Visual Narratives in the Superhero Universe

Visual Narratives in the Superhero Universe

The first reading “Telling Stories in Photos” focuses on how to take better pictures and explains how they can be more than just a picture. The reading referenced a famous photo of a migrant mother. That picture is not only an image of the mother, but it tells a story of the worry and hardships faced by migrants during that time. In the advice of how to take better pictures, it gives several pieces of advice. It talks about being more choosy with photos. Instead of taking 100 pictures for your snapchat, you be more selective with your photos and choosing meaningful moments. You can use different tools such as lighting and contrast to not only take a better picture, but to give it a narrative. You can also change your perspective, a different angle can tell an entirely different story. It also talks about using better equipment like the best lens, although this can be more difficult for most people since all they usually have is a smartphone.

Leading into the second reading, “Photography and Narrative,” that author talks about how it is not the object that creates a native, but the people who do something with it. People give the object, person, or event a story and allow it to have a story. I love the example of how the French Revolution as we know it is a narrative that explains how events are connected and bleed into one another. As a history major, this is something that I understand and see often. All of history is a human construction. Many people through time have looks at the events of the past and created a narrative to explain them either in a good or bad light and this can change greatly depending on the person who is narrating. The biggest example I can think is the use of atomic bombs in WWII. At the time, the US saw the bombs as a sign of power and victory, whereas Japan only saw devastation. A more artistic (although not entirely) example would be the Rorschach Ink Blot test. Each person saw something different and could give their own narrative to it (if we ignore the psychoanalysis that followed). The narrative is not created by the object, but rather by people creating a narrative by explains connections.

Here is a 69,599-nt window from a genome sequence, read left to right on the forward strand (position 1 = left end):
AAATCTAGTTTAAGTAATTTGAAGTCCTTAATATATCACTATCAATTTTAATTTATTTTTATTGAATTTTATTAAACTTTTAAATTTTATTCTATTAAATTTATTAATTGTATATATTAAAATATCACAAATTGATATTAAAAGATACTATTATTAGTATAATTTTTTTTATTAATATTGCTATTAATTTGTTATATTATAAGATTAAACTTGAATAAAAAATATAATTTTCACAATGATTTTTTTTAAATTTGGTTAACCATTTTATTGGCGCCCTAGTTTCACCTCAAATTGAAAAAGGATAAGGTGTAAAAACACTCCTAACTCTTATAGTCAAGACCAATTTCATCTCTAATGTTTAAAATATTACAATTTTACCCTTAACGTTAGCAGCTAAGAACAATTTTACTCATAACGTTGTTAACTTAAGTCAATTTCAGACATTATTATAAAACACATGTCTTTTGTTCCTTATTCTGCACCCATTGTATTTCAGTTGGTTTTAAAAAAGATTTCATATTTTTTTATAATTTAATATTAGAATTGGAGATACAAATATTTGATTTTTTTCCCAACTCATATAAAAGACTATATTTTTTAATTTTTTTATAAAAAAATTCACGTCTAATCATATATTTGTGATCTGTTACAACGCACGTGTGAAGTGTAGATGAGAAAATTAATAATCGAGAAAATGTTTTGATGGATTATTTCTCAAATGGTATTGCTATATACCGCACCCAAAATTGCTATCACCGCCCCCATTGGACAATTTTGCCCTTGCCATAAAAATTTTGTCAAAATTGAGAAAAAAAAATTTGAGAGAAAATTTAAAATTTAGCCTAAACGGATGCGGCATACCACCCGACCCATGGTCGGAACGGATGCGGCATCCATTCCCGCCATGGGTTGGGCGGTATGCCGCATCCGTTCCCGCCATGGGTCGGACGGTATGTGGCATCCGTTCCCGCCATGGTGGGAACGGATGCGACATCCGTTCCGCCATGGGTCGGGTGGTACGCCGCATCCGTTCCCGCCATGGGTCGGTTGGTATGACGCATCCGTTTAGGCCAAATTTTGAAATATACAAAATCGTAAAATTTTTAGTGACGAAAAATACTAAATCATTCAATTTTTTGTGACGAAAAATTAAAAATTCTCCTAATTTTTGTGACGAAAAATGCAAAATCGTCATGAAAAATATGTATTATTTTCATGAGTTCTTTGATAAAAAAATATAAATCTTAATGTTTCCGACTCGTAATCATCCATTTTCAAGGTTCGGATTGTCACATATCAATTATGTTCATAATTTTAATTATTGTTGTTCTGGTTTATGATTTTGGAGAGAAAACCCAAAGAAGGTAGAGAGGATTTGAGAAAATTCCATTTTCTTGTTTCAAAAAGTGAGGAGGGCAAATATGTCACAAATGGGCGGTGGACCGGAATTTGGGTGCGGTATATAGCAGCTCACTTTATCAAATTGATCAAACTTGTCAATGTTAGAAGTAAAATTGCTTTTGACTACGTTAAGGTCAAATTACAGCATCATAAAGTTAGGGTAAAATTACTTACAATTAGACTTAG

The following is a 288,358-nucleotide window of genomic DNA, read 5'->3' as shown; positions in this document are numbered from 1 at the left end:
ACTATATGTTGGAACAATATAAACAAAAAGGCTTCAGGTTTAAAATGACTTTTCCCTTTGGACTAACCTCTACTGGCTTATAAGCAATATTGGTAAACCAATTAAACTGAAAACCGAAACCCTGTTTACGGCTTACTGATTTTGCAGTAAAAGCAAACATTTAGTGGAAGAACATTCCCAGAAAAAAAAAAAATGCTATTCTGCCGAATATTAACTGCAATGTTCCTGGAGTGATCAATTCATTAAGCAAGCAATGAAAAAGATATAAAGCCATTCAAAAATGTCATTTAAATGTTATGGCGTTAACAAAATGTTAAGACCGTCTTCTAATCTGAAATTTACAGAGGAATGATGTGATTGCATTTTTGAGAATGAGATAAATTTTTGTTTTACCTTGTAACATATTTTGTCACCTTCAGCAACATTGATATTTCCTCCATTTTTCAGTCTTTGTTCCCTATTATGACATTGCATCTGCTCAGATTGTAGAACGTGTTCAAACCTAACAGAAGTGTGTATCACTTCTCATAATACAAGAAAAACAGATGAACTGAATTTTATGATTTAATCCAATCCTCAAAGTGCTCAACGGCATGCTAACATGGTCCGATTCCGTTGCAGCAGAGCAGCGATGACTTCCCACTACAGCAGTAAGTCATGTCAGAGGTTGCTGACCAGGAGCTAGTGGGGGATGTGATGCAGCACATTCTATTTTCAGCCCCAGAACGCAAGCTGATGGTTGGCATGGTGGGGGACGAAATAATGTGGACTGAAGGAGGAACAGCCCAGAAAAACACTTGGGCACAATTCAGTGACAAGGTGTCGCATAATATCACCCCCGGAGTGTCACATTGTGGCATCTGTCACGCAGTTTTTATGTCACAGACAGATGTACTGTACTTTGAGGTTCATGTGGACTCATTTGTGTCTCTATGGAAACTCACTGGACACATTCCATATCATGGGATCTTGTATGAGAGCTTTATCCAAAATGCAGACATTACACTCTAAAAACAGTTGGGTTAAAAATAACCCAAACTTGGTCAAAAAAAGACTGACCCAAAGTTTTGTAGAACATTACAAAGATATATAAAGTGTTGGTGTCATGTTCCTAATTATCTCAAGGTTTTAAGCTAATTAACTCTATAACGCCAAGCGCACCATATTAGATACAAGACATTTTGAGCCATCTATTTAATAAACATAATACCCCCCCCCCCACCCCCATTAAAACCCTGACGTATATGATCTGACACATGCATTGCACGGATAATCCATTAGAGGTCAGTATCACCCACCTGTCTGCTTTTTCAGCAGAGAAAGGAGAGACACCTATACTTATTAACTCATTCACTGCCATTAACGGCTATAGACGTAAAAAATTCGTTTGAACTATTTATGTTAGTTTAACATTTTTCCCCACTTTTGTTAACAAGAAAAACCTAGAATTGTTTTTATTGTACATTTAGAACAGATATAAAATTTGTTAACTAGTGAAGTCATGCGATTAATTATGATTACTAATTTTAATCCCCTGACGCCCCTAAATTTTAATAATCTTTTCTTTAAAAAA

I feel like aspects of good photography can be found in superheros movies in order to play a narrative. Selection comes into play because actors could do dozens of takes and the film editing crew will find the best one. Another example would be book to movie conversions. It’s not possible to take every moment from a book and turn it into a normal length movie so the creators have to be selective and focus on the important parts. Depth can be created in movie posters by staggering the size of characters to make some seem closer than others. For example, when you see posters with every single Marvel Character and then have rows upon rows of characters. They get smaller in the back and they allows for depth. Lighting can be very important as well because without it you would not be able to see all of the details within the movie. However, that does not mean that the light needs to be bright. For example, in Iron Man, Stark spends some time in a cave. Even though he’s in a cave, the lighting is still very important so that it sets the most of this dark, desolate place while still allowing you to see the environment.



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